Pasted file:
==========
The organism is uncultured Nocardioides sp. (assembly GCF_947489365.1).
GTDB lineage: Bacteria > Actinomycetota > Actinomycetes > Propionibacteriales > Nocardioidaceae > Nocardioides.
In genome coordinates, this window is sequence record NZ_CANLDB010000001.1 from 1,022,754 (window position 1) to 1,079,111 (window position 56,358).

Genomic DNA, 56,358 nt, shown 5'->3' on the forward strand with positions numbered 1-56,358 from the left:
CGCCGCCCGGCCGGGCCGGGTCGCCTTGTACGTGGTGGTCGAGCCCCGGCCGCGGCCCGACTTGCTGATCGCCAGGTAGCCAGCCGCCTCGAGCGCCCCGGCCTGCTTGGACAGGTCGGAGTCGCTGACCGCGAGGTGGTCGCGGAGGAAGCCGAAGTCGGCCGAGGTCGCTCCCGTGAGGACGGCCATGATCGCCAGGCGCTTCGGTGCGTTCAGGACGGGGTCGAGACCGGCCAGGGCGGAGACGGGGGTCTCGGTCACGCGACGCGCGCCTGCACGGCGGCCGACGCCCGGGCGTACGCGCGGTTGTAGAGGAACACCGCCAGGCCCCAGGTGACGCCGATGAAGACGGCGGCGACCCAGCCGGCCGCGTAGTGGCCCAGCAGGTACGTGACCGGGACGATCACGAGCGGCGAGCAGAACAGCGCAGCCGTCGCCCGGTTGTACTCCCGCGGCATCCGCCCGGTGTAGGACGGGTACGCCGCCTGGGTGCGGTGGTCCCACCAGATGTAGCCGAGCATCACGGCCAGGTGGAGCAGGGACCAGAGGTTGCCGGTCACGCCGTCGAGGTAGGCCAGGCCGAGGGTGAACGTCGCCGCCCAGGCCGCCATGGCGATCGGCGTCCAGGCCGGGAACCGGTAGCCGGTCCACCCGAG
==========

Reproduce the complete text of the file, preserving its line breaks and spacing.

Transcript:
The organism is uncultured Nocardioides sp. (assembly GCF_947489365.1).
GTDB lineage: Bacteria > Actinomycetota > Actinomycetes > Propionibacteriales > Nocardioidaceae > Nocardioides.
In genome coordinates, this window is sequence record NZ_CANLDB010000001.1 from 1,022,754 (window position 1) to 1,079,111 (window position 56,358).

Genomic DNA, 56,358 nt, shown 5'->3' on the forward strand with positions numbered 1-56,358 from the left:
CGCCGCCCGGCCGGGCCGGGTCGCCTTGTACGTGGTGGTCGAGCCCCGGCCGCGGCCCGACTTGCTGATCGCCAGGTAGCCAGCCGCCTCGAGCGCCCCGGCCTGCTTGGACAGGTCGGAGTCGCTGACCGCGAGGTGGTCGCGGAGGAAGCCGAAGTCGGCCGAGGTCGCTCCCGTGAGGACGGCCATGATCGCCAGGCGCTTCGGTGCGTTCAGGACGGGGTCGAGACCGGCCAGGGCGGAGACGGGGGTCTCGGTCACGCGACGCGCGCCTGCACGGCGGCCGACGCCCGGGCGTACGCGCGGTTGTAGAGGAACACCGCCAGGCCCCAGGTGACGCCGATGAAGACGGCGGCGACCCAGCCGGCCGCGTAGTGGCCCAGCAGGTACGTGACCGGGACGATCACGAGCGGCGAGCAGAACAGCGCAGCCGTCGCCCGGTTGTACTCCCGCGGCATCCGCCCGGTGTAGGACGGGTACGCCGCCTGGGTGCGGTGGTCCCACCAGATGTAGCCGAGCATCACGGCCAGGTGGAGCAGGGACCAGAGGTTGCCGGTCACGCCGTCGAGGTAGGCCAGGCCGAGGGTGAACGTCGCCGCCCAGGCCGCCATGGCGATCGGCGTCCAGGCCGGGAACCGGTAGCCGGTCCACCCGAG